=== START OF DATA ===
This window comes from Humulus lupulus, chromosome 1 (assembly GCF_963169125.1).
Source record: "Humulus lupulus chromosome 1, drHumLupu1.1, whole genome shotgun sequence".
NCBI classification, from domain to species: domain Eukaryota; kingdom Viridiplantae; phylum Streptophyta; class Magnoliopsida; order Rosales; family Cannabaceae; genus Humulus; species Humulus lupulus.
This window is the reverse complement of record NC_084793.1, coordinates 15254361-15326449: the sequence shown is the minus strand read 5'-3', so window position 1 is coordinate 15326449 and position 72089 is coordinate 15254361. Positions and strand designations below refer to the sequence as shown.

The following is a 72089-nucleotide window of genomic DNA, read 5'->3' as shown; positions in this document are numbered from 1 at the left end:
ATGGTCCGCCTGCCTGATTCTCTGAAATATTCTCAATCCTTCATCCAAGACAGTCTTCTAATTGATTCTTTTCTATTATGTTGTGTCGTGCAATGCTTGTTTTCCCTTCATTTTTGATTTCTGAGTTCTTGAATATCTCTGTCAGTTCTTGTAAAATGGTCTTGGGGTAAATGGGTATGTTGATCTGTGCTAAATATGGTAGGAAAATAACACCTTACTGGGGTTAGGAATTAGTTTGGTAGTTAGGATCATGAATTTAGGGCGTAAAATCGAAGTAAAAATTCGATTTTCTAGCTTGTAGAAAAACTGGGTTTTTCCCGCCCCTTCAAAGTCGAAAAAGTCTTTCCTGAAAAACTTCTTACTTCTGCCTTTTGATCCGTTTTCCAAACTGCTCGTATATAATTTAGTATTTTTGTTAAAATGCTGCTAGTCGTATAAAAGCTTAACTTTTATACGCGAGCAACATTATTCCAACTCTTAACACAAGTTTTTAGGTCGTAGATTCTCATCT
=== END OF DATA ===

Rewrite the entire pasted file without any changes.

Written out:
This window comes from Humulus lupulus, chromosome 1 (assembly GCF_963169125.1).
Source record: "Humulus lupulus chromosome 1, drHumLupu1.1, whole genome shotgun sequence".
NCBI classification, from domain to species: domain Eukaryota; kingdom Viridiplantae; phylum Streptophyta; class Magnoliopsida; order Rosales; family Cannabaceae; genus Humulus; species Humulus lupulus.
This window is the reverse complement of record NC_084793.1, coordinates 15254361-15326449: the sequence shown is the minus strand read 5'-3', so window position 1 is coordinate 15326449 and position 72089 is coordinate 15254361. Positions and strand designations below refer to the sequence as shown.

The following is a 72089-nucleotide window of genomic DNA, read 5'->3' as shown; positions in this document are numbered from 1 at the left end:
ATGGTCCGCCTGCCTGATTCTCTGAAATATTCTCAATCCTTCATCCAAGACAGTCTTCTAATTGATTCTTTTCTATTATGTTGTGTCGTGCAATGCTTGTTTTCCCTTCATTTTTGATTTCTGAGTTCTTGAATATCTCTGTCAGTTCTTGTAAAATGGTCTTGGGGTAAATGGGTATGTTGATCTGTGCTAAATATGGTAGGAAAATAACACCTTACTGGGGTTAGGAATTAGTTTGGTAGTTAGGATCATGAATTTAGGGCGTAAAATCGAAGTAAAAATTCGATTTTCTAGCTTGTAGAAAAACTGGGTTTTTCCCGCCCCTTCAAAGTCGAAAAAGTCTTTCCTGAAAAACTTCTTACTTCTGCCTTTTGATCCGTTTTCCAAACTGCTCGTATATAATTTAGTATTTTTGTTAAAATGCTGCTAGTCGTATAAAAGCTTAACTTTTATACGCGAGCAACATTATTCCAACTCTTAACACAAGTTTTTAGGTCGTAGATTCTCATCT